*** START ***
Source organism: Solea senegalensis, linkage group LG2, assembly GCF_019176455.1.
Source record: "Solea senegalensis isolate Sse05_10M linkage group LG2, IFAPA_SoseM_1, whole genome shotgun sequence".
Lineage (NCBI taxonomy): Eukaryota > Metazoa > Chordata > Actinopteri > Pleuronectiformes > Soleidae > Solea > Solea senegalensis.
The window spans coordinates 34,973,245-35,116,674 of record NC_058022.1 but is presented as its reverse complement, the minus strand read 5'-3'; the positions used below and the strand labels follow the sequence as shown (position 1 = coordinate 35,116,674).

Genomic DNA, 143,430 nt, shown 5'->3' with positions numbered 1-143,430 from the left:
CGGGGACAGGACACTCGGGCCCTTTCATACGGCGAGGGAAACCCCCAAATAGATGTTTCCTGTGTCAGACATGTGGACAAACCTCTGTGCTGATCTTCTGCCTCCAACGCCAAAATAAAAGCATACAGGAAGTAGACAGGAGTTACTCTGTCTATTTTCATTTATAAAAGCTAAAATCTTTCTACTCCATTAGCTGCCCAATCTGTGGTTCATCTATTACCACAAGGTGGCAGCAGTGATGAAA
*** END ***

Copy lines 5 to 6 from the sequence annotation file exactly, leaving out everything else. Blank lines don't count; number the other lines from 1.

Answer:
Genomic DNA, 143,430 nt, shown 5'->3' with positions numbered 1-143,430 from the left:
CGGGGACAGGACACTCGGGCCCTTTCATACGGCGAGGGAAACCCCCAAATAGATGTTTCCTGTGTCAGACATGTGGACAAACCTCTGTGCTGATCTTCTGCCTCCAACGCCAAAATAAAAGCATACAGGAAGTAGACAGGAGTTACTCTGTCTATTTTCATTTATAAAAGCTAAAATCTTTCTACTCCATTAGCTGCCCAATCTGTGGTTCATCTATTACCACAAGGTGGCAGCAGTGATGAAA